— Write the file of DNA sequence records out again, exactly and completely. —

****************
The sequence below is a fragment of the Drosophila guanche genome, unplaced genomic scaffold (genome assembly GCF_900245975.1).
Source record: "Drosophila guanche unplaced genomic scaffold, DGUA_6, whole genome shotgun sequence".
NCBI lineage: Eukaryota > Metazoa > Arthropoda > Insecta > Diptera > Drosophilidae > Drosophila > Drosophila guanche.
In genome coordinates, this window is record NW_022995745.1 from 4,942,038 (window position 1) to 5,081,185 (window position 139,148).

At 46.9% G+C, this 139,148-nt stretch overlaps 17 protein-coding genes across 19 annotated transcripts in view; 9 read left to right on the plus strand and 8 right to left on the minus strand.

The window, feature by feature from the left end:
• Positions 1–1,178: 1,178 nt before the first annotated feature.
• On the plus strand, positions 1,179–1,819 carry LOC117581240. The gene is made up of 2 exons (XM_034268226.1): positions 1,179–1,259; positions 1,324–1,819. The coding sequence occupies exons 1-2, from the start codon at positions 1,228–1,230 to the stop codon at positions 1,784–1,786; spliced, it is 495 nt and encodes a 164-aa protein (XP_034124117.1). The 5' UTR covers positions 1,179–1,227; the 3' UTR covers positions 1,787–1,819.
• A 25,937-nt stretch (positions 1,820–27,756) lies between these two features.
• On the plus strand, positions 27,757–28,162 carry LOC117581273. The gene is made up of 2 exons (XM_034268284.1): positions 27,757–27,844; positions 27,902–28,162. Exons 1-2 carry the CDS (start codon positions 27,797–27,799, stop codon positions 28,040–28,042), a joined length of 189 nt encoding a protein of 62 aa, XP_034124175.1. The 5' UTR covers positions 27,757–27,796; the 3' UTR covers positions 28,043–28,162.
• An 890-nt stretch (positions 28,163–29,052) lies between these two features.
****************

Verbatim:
The sequence below is a fragment of the Drosophila guanche genome, unplaced genomic scaffold (genome assembly GCF_900245975.1).
Source record: "Drosophila guanche unplaced genomic scaffold, DGUA_6, whole genome shotgun sequence".
NCBI lineage: Eukaryota > Metazoa > Arthropoda > Insecta > Diptera > Drosophilidae > Drosophila > Drosophila guanche.
In genome coordinates, this window is record NW_022995745.1 from 4,942,038 (window position 1) to 5,081,185 (window position 139,148).

At 46.9% G+C, this 139,148-nt stretch overlaps 17 protein-coding genes across 19 annotated transcripts in view; 9 read left to right on the plus strand and 8 right to left on the minus strand.

The window, feature by feature from the left end:
• Positions 1–1,178: 1,178 nt before the first annotated feature.
• On the plus strand, positions 1,179–1,819 carry LOC117581240. The gene is made up of 2 exons (XM_034268226.1): positions 1,179–1,259; positions 1,324–1,819. The coding sequence occupies exons 1-2, from the start codon at positions 1,228–1,230 to the stop codon at positions 1,784–1,786; spliced, it is 495 nt and encodes a 164-aa protein (XP_034124117.1). The 5' UTR covers positions 1,179–1,227; the 3' UTR covers positions 1,787–1,819.
• A 25,937-nt stretch (positions 1,820–27,756) lies between these two features.
• On the plus strand, positions 27,757–28,162 carry LOC117581273. The gene is made up of 2 exons (XM_034268284.1): positions 27,757–27,844; positions 27,902–28,162. Exons 1-2 carry the CDS (start codon positions 27,797–27,799, stop codon positions 28,040–28,042), a joined length of 189 nt encoding a protein of 62 aa, XP_034124175.1. The 5' UTR covers positions 27,757–27,796; the 3' UTR covers positions 28,043–28,162.
• An 890-nt stretch (positions 28,163–29,052) lies between these two features.